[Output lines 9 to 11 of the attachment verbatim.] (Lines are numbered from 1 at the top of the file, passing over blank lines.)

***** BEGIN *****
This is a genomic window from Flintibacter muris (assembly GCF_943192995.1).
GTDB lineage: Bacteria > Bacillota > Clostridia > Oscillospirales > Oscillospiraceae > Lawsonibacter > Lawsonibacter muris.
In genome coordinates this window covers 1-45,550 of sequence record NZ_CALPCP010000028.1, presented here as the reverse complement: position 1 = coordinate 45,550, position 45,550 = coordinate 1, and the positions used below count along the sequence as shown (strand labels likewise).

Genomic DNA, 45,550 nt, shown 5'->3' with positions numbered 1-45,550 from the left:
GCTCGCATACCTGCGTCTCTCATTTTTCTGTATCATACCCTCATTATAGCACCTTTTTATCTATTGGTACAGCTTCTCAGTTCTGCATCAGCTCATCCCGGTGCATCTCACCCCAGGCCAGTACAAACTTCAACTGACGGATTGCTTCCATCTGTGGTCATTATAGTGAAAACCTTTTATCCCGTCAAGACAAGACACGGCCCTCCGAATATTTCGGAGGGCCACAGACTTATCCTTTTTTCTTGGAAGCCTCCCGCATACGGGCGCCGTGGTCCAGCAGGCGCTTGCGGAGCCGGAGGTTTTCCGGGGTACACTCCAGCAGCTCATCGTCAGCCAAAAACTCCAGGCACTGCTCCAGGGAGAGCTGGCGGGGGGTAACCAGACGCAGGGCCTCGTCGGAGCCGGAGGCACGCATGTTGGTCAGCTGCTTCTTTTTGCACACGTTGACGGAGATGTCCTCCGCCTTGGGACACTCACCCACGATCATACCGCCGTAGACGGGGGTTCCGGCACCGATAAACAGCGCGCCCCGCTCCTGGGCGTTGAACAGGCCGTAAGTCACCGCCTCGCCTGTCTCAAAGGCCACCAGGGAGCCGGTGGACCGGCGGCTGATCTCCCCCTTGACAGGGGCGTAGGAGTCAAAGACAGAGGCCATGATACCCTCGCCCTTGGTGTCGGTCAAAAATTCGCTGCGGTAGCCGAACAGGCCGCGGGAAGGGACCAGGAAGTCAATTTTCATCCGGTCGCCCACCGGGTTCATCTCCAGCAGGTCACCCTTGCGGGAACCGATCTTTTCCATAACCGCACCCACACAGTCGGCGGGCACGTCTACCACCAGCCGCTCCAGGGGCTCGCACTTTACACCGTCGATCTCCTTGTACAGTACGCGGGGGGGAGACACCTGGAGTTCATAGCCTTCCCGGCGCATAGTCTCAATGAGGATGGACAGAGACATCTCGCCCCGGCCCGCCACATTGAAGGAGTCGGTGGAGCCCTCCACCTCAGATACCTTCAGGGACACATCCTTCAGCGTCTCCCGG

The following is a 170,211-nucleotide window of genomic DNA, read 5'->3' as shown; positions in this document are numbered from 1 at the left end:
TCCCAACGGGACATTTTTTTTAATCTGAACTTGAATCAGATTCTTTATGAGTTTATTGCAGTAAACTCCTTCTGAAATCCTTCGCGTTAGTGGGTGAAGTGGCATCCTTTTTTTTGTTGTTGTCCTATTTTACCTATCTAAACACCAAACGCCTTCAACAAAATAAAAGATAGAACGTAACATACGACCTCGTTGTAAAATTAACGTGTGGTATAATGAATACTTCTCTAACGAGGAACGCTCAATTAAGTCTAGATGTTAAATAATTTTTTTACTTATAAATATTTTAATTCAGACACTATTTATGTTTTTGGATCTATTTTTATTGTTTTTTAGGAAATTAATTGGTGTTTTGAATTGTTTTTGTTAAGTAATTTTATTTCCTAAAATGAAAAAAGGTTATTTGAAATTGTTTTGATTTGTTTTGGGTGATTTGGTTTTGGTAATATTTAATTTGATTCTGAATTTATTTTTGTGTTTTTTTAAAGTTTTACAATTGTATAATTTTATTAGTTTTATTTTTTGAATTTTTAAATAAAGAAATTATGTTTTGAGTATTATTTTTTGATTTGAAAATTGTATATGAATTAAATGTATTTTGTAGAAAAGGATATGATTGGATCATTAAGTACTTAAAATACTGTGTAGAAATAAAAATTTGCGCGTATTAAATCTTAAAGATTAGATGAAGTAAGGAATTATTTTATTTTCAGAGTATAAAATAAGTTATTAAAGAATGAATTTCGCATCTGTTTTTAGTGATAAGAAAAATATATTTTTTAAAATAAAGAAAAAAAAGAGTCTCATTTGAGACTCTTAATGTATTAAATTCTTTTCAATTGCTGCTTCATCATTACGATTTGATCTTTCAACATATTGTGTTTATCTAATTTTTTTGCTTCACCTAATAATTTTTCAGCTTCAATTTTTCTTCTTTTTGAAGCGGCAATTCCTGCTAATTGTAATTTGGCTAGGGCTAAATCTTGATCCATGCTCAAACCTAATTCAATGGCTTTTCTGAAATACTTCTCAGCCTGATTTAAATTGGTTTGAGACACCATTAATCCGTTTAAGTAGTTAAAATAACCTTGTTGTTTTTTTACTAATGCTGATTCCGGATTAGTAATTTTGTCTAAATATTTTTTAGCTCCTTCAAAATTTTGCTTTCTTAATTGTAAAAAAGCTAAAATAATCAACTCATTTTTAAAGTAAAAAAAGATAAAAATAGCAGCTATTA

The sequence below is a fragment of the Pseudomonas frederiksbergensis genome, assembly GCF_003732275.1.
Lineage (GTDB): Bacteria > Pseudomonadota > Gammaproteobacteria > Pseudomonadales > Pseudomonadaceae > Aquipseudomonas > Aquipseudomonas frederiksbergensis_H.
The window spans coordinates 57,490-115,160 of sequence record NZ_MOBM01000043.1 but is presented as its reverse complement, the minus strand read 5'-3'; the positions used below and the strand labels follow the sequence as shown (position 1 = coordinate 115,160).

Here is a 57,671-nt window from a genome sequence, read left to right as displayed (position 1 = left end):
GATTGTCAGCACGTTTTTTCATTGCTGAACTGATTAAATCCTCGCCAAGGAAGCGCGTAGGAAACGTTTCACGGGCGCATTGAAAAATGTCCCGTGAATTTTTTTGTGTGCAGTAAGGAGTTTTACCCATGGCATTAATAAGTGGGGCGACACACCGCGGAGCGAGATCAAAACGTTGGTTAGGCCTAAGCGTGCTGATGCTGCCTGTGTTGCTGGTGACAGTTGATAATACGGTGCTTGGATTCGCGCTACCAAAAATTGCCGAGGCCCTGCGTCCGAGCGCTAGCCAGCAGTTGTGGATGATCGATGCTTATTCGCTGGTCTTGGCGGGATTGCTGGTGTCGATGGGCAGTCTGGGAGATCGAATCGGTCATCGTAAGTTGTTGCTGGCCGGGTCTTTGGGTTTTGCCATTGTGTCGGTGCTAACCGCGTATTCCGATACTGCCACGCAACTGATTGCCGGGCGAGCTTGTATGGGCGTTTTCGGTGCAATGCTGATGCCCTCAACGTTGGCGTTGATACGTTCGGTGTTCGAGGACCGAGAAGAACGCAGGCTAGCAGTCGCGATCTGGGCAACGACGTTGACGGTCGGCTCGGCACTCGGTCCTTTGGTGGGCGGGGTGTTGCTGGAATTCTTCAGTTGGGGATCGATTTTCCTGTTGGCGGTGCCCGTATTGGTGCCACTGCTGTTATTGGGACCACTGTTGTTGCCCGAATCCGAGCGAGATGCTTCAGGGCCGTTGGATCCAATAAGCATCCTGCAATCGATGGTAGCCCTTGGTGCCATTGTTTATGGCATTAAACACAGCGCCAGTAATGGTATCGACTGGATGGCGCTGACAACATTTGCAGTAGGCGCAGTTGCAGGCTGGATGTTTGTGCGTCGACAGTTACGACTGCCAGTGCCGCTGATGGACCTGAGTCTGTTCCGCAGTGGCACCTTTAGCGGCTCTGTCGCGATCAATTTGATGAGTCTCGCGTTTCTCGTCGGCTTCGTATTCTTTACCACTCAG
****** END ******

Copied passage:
Lineage (GTDB): Bacteria > Pseudomonadota > Gammaproteobacteria > Pseudomonadales > Pseudomonadaceae > Aquipseudomonas > Aquipseudomonas frederiksbergensis_H.
The window spans coordinates 57,490-115,160 of sequence record NZ_MOBM01000043.1 but is presented as its reverse complement, the minus strand read 5'-3'; the positions used below and the strand labels follow the sequence as shown (position 1 = coordinate 115,160).

Here is a 57,671-nt window from a genome sequence, read left to right as displayed (position 1 = left end):